President, Again, Attacks Charitable Deduction

April 11, 2013       Paul Clolery      

President Barack Obama’s federal budget proposal includes a reduction in the deduction for charitable gifts for the fifth year in a row. But, during an interview last night on Fox News, Rep. Paul Ryan (R-Wisc.) agreed with the words used by an interviewer that the budget was “dead on arrival” when it is discussed in Congress.

The budget proposal limits the value of the charitable deduction to 28 percent for high-income taxpayers. The budget proposal does request $10 million for the Corporation for National and Community Service’s Volunteer Generation Fund (VGF) and recommends that Congress rename the Fund in honor of President George H. W. Bush.

“Each year — and sometimes more than once — the President has proposed cutting the charitable deduction, despite resounding opposition from the American public and Congress,” said Sandra Swirski, executive director of The Alliance for Charitable Reform (ACR) in Washington, D.C.  “This year, the cut is even deeper. With the January 1st tax hike, the gap between tax rates and the charitable deduction rate is wider than ever and that will translate into less giving. Not only is this harmful to giving, which will cost charities across the country billions of dollars, but it is a dangerous precedent for the federal government to set.”

“The charitable deduction is not a loophole, it’s a lifeline,” she said. “It’s different than other deductions and credits because it encourages individuals to give their money away for the benefit of others. We urge Congress to preserve the charitable deduction as budget negotiations and tax reform move forward to protect those who are most in need of charity.”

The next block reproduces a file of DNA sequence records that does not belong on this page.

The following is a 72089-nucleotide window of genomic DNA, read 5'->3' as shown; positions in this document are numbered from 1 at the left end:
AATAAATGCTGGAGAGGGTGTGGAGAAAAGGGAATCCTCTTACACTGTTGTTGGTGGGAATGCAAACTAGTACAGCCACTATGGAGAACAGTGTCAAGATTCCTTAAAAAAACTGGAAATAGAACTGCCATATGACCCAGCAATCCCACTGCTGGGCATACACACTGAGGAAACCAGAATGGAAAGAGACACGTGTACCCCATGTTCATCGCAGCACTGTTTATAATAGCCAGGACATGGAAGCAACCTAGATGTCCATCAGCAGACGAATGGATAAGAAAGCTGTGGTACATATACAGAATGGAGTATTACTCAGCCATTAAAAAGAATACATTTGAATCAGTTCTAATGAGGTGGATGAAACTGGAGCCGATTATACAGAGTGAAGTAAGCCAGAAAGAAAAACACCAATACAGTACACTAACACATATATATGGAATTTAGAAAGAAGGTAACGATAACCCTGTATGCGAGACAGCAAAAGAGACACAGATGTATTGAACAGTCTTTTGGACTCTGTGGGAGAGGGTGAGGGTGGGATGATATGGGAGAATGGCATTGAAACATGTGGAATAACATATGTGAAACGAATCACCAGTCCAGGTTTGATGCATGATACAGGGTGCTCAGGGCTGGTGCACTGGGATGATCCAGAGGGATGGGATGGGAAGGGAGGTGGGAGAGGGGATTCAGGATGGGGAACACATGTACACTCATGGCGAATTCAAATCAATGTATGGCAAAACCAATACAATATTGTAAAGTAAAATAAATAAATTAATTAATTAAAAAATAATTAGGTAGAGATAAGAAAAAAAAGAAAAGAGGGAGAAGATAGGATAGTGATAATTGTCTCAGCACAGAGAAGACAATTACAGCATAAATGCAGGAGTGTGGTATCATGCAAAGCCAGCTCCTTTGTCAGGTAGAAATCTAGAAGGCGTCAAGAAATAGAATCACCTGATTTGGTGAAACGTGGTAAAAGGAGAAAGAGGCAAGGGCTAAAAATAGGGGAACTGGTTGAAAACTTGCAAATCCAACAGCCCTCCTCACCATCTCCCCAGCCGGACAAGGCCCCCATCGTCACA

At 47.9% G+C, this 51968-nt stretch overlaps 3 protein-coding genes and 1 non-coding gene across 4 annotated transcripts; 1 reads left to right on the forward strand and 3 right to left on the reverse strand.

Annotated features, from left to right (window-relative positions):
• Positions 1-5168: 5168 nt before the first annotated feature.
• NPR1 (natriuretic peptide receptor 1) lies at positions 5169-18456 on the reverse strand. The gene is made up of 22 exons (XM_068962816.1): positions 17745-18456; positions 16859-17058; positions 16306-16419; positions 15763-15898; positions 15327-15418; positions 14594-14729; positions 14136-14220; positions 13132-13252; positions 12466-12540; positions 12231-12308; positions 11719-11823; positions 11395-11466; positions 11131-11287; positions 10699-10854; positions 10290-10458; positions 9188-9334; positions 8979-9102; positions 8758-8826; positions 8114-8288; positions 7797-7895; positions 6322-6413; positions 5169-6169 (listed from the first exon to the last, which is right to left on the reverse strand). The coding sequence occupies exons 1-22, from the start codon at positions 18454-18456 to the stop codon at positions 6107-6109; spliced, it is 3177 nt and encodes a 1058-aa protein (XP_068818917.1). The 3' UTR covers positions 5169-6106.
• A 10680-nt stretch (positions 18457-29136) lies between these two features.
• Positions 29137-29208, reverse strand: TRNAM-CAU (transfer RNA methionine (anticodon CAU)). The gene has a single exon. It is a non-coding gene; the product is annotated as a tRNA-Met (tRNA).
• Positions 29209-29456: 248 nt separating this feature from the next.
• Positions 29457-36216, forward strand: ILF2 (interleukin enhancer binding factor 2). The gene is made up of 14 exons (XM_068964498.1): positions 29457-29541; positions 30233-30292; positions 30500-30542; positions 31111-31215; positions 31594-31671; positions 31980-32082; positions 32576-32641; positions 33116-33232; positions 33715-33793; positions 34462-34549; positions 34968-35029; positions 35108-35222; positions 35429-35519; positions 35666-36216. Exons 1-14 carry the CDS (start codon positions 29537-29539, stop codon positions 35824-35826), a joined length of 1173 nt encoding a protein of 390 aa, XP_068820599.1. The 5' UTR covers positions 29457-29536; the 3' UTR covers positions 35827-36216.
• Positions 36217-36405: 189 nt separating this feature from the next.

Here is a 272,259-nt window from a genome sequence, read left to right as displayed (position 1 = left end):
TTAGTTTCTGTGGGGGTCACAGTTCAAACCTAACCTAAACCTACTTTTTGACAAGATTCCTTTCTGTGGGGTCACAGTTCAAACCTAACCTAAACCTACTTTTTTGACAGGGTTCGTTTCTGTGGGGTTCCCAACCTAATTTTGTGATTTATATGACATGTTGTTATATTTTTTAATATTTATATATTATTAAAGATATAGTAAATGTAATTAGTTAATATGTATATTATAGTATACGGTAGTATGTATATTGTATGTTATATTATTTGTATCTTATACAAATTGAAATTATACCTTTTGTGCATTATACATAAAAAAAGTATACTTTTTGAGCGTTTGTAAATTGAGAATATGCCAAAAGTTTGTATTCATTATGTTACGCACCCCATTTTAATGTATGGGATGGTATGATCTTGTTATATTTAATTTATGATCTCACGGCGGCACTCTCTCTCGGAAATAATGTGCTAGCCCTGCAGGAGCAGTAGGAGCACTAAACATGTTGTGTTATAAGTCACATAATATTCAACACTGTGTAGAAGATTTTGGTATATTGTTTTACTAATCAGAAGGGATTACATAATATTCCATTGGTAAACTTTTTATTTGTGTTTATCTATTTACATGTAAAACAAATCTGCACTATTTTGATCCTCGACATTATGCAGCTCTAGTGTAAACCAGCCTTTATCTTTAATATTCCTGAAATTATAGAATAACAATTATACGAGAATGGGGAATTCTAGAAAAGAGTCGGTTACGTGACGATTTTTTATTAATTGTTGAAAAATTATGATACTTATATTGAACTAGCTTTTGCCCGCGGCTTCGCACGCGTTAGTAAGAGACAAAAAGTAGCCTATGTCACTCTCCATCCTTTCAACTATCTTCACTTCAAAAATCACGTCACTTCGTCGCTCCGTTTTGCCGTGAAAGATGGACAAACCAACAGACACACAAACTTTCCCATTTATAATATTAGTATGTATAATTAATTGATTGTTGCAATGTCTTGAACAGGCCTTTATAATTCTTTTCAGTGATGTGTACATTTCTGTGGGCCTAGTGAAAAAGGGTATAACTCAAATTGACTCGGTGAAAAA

Leaders of the Association of Fundraising Professionals (AFP), the world’s largest such association, also weighed in on the issue. “We need to have many conversations in this country. Those will certainly include fiscal matters. But when it comes to the charitable sector, we need context and an understanding of the charitable deduction’s uniqueness and impact on our communities,” according to a statement from AFP President Andrew Watt, FInstF, and the chair of the AFP Board of Directors Bob Carter, CFRE.

“That understanding is evident in the administration’s proposed ‘Buffett rule’ that specifically protects the charitable deduction from limits on itemized deductions for higher income taxpayers. We applaud this recognition of the charitable deduction’s fundamental and distinctive value,” according to Watt and Carter. “However, the administration also includes a proposal in the budget that would cap all itemized deductions — including the charitable deduction — at 28 percent for certain taxpayers, which would reflect a potential loss of $80 billion in charitable contributions over a 10-year period at a time when direct investment in communities is vital. We must remember that the charitable deduction actually helps the government in providing support for critical programs and services during challenging times. Altering the deduction means less giving — and in turn, less capacity for charities to provide those programs and services.”

According to a statement released by Independent Sector, “It has also been suggested by some proponents of limiting the charitable deduction that any resulting decline in giving would be felt primarily by the arts, universities, and other organizations perceived to be the exclusive beneficiaries of gifts from wealthy donors. A 2012 study by the Center on Philanthropy at Indiana University found that 79.3 percent of high-net-worth households, those defined as having annual income greater than $200,000, donated to basic needs charities in 2011, with their average gift to basic needs organizations increasing by 17.5 percent since 2009. The reality is that Americans in every income bracket give generously to all types of charitable organizations, and reducing incentives to give will hurt all charities and the causes they serve.”